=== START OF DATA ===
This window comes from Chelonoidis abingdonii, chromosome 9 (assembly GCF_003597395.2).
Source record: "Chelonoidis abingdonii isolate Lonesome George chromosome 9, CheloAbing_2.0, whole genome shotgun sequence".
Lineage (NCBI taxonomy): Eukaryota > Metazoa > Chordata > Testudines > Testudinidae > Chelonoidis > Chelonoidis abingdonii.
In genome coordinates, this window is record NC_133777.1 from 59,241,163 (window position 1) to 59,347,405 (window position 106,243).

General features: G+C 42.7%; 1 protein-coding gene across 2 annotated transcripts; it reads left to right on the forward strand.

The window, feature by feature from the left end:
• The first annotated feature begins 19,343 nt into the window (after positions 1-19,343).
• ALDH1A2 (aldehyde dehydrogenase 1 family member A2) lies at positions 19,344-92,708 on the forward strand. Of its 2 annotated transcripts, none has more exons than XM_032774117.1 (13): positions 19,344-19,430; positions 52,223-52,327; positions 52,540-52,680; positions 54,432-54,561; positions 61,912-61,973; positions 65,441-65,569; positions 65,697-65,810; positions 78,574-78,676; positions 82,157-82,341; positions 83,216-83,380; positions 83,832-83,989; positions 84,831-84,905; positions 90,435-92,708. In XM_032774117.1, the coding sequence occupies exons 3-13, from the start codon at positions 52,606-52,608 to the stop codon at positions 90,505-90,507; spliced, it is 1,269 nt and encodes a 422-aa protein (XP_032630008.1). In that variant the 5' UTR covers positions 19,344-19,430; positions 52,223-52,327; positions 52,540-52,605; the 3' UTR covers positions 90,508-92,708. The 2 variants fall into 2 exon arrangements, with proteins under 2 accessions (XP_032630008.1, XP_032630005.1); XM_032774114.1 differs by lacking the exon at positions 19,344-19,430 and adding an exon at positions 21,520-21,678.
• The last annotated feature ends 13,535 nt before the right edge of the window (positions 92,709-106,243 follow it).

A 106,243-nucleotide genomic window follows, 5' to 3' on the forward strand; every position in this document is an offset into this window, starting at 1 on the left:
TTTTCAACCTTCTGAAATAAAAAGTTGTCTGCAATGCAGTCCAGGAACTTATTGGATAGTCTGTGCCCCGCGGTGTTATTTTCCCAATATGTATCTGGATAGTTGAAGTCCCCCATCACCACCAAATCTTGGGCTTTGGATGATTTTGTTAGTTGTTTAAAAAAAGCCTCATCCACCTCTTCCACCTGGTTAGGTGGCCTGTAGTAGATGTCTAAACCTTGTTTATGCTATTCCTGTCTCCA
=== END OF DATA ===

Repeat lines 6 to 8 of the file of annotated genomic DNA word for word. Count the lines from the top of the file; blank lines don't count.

The window, feature by feature from the left end:
• The first annotated feature begins 19,343 nt into the window (after positions 1-19,343).
• ALDH1A2 (aldehyde dehydrogenase 1 family member A2) lies at positions 19,344-92,708 on the forward strand. Of its 2 annotated transcripts, none has more exons than XM_032774117.1 (13): positions 19,344-19,430; positions 52,223-52,327; positions 52,540-52,680; positions 54,432-54,561; positions 61,912-61,973; positions 65,441-65,569; positions 65,697-65,810; positions 78,574-78,676; positions 82,157-82,341; positions 83,216-83,380; positions 83,832-83,989; positions 84,831-84,905; positions 90,435-92,708. In XM_032774117.1, the coding sequence occupies exons 3-13, from the start codon at positions 52,606-52,608 to the stop codon at positions 90,505-90,507; spliced, it is 1,269 nt and encodes a 422-aa protein (XP_032630008.1). In that variant the 5' UTR covers positions 19,344-19,430; positions 52,223-52,327; positions 52,540-52,605; the 3' UTR covers positions 90,508-92,708. The 2 variants fall into 2 exon arrangements, with proteins under 2 accessions (XP_032630008.1, XP_032630005.1); XM_032774114.1 differs by lacking the exon at positions 19,344-19,430 and adding an exon at positions 21,520-21,678.